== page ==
In the new model, based on the genomic information that we have and phenotypic hospital records, we are able to look at a population and know which are likely to respond to the drug and which are not. We can start with the patients that we know are likely either to respond or to receive the disease, which means that we can start with the patient. With patient consent, we are able to start with their tissues, their genetics and their hospital records, and we are able not to end with a patient waiting patiently for the system to authorise a medicine, but with patients volunteering up-front to be part of that research.

It has been my privilege in my professional as well as my political career to work with inspired NHS clinicians around the country who have been leading this model. I pay tribute to the work of Cancer Research UK as an organisation, but also to Harpal Kumar, whose leadership of that organisation has been transformational.

We should be inspired by the fact that breast cancer is now 95% curable. We are within living, touching distance of cancer being a preventable disease or a treatable disease. More than 800,000 people are now living and working with cancer: it is not the death sentence that is used to be. We are in the midst of the most phenomenal revolution led by cancer. We should applaud those involved and learn the lessons of how they have managed to do it, largely through genomics and informatics.

I will share with the House a story that illustrates where the value in the new model lies. During my last project before I came to Parliament, I was working with an NHS clinician who, at the end of the meeting, pointed to a shelf in his office and asked me, “Do you think there is any value in that?” I said, “What is it?” He said, “It is all the data from a £25 million study of 250,000 women at risk of gynaecological cancer, funded by the Medical Research Council and Cancer Research UK.” I said, “What have you got?” He said, “All the blood samples, all the genetic samples, and their patient records.” “That should be the Ageing Biomarker company,” I said. “We should form a company around that asset, because it will help us to identify ageing biomarkers.”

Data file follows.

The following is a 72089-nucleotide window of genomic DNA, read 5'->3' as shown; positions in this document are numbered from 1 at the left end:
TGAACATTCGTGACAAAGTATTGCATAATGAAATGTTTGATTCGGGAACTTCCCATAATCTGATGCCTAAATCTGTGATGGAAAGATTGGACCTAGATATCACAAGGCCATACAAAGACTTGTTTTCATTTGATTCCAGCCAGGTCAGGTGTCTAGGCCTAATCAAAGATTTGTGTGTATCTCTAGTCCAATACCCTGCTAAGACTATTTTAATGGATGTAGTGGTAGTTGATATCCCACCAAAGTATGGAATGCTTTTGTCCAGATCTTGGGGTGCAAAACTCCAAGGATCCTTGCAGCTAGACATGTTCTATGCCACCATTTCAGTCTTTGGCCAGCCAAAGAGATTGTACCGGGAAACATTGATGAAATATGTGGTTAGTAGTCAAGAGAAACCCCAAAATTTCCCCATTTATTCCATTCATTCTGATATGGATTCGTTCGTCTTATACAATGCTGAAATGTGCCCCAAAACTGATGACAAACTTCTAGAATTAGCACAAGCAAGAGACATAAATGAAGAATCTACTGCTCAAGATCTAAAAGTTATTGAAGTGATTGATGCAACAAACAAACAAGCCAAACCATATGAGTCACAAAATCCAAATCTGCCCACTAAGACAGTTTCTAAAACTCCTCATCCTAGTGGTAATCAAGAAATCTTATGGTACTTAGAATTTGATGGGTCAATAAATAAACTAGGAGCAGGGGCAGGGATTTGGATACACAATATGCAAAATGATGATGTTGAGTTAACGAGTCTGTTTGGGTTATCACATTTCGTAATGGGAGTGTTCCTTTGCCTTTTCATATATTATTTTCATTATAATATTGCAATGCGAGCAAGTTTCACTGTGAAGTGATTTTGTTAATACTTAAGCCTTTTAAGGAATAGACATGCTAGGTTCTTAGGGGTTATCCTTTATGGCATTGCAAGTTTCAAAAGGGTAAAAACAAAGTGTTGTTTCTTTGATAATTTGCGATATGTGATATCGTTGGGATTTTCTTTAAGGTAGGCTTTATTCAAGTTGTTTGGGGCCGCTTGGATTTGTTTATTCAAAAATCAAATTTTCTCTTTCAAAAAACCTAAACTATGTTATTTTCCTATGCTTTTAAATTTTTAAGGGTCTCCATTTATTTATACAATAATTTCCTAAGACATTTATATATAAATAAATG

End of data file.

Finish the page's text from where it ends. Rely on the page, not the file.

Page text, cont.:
May I place on record at this point the work that my hon. Friend has done to get us to this point? He is very modest in not saying too much about it himself—although he mentioned the Westminster Hall debate and the way in which he went out on a limb in response to it—but his understanding of the business and this fight has taken us a long way towards where we are today. I hope he can now conclude his speech as he needs to.

That is very kind. I take the hint from my hon. Friend.

The assets that we have in our health system are phenomenal assets to drive this research model, and I think it is our challenge to release them, but in order to do so, we need patient consent. However interventionist we are as Ministers, we as a system will not and cannot release data on tissues and genetics without patient voice. This research model requires us to empower patients and the charities that speak to and for them. I would like us to think about setting up disease portals in which patients can slide the consent bar on their phones, share their records, and help the charities to drive research.

Finally, we need to accelerate the uptake of innovative medicines in the system, which is what the accelerated access reform that I put together with my right hon. Friend the Secretary of State was all about. I dream of—I think we are within touching distance—a model in this country enabling the NHS to use its genomics and data to drive research. If we reform NICE to drive accelerated access, we give Tessa and the people for whom she spoke the legacy that they really want. We will make this country the leader not just of research, but of accelerated uptake of new treatments.